Conserving the Nature of America
Press Release
Michigan and Missouri recovery champions honored for work to save endangered species

May 26, 2021


Georgia Parham,, 812-593-8501

Efforts to save a tiny snail and a charismatic shorebird highlight the accomplishments of the Great Lakes Regional winners of the U.S. Fish and Wildlife Service’s 2020 Recovery Champion Awards. We at the Service congratulate Tom Aley, Cathy Aley, Dr. Dave Ashley and Jack Dingledine for their dedication to saving imperiled species. The Aleys and Ashley were awarded for their work with the endangered Tumbling Creek cavesnail in Missouri, while Dingledine was recognized for his decades of commitment to recovery of the endangered Great Lakes piping plover in Michigan and other states.

The 2020 Recovery Champion award honors Service employees and partners for outstanding efforts to conserve and protect endangered and threatened species of fish, wildlife and plants. The Aleys, Ashley and Dingledine are among 16 individual and group champions, including U.S. Fish and Wildlife Service staff and their partners across the country, whose work is advancing the recovery of endangered and threatened species of plants and animals.

Tom Aley, Cathy Aley and Dr. Dave Ashley were recognized for their efforts to save the Tumbling Creek cavesnail, a tiny snail found only one cave system in Taney County, Missouri. The team has worked tirelessly to advance the conservation of the federally endangered snail through community engagement that instilled a sense of ownership of the species. The team's actions have also resulted in long-term recovery support for the species through the establishment of the Tumbling Creek Cave Foundation, which has protected and restored more than 3,500 acres of land within the recharge area of the cave since 2004. The foundation continues to advance restoration activities, conduct population surveys and monitoring, and control invasive species that threaten the snail's survival.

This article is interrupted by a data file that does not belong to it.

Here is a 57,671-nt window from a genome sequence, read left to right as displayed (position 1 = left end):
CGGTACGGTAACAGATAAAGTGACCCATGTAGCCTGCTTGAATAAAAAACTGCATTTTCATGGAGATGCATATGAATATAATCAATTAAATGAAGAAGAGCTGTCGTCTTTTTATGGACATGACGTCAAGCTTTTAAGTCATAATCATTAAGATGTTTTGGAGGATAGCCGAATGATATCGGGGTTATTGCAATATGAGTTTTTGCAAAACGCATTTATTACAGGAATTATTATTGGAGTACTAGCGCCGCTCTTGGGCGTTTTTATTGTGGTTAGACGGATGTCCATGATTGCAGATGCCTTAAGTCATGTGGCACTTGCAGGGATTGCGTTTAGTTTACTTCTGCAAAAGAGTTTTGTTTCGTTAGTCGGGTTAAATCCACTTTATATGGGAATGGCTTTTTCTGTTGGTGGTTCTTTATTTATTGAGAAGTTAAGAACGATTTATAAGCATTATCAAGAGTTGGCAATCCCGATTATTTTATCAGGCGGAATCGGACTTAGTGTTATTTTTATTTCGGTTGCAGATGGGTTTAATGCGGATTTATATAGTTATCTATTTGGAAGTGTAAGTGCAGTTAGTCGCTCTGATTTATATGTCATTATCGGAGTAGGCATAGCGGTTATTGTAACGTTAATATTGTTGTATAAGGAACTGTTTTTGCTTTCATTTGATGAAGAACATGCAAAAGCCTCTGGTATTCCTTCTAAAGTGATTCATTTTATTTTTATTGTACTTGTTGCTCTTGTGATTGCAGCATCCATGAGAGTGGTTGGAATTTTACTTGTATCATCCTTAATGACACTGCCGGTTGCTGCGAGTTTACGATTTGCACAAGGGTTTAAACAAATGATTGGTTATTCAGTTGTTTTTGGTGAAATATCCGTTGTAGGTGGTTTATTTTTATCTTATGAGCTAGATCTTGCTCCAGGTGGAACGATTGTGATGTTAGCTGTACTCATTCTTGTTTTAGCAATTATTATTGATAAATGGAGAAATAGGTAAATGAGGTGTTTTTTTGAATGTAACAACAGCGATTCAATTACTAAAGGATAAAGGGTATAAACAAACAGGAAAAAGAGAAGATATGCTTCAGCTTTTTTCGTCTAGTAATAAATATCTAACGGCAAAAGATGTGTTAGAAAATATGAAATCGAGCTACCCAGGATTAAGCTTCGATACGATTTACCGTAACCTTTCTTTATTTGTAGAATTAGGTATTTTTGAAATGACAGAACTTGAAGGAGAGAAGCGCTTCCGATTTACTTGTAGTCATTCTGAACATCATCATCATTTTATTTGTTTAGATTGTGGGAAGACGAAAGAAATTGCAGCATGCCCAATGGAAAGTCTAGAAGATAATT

“The collaborative conservation success of this team’s efforts serves as a model for partners in Missouri and beyond,” said Charlie Wooley, the Service’s Great Lakes regional director. “Tom, Cathy and Dave will continue to guide and inspire future recovery efforts for imperiled species for years to come.”

The team’s efforts have resulted in a positive population trend since the Service emergency listed the snail in 2002. In 2017, the population estimate was 900 individuals, the highest since listing.

Jack Dingledine, recently retired from the Service’s Michigan Ecological Services Field Office, spent two decades working to stave off extinction of the Great Lakes piping plover.  Numbers of this endangered shorebird were down to only 13 pairs in 1984. Dingledine helped to address threats to the species throughout the Great Lakes watershed through habitat management, nest protection, predator management and partner engagement. He helped develop and expand the captive rearing program to salvage abandoned and imperiled piping plover eggs. This Detroit Zoo program has raised and released nearly 300 captive piping plover chicks into the wild, including a record-breaking 39 chicks in 2020.

While the Great Lakes piping plover is still critically endangered, Dingledine’s efforts with the monitoring and protection, predator management, and captive rearing programs helped increase the population to a record high of 76 pairs in 2017, over halfway to the recovery goal of 150 pairs.

“The Great Lakes piping plover population has more than doubled throughout Jack’s exemplary career,” said Wooley. “Without his vision and determination for the piping plover recovery program, we would not be experiencing the recovery successes we are seeing today.”

Learn more about all the U.S. Fish and Wildlife Service 2020 Recovery Champions.

The mission of the U.S. Fish and Wildlife Service is working with others to conserve, protect, and enhance fish, wildlife, plants, and their habitats for the continuing benefit of the American people. We are both a leader and trusted partner in fish and wildlife conservation, known for our scientific excellence, stewardship of lands and natural resources, dedicated professionals, and commitment to public service. For more information on our work and the people who make it happen, visit

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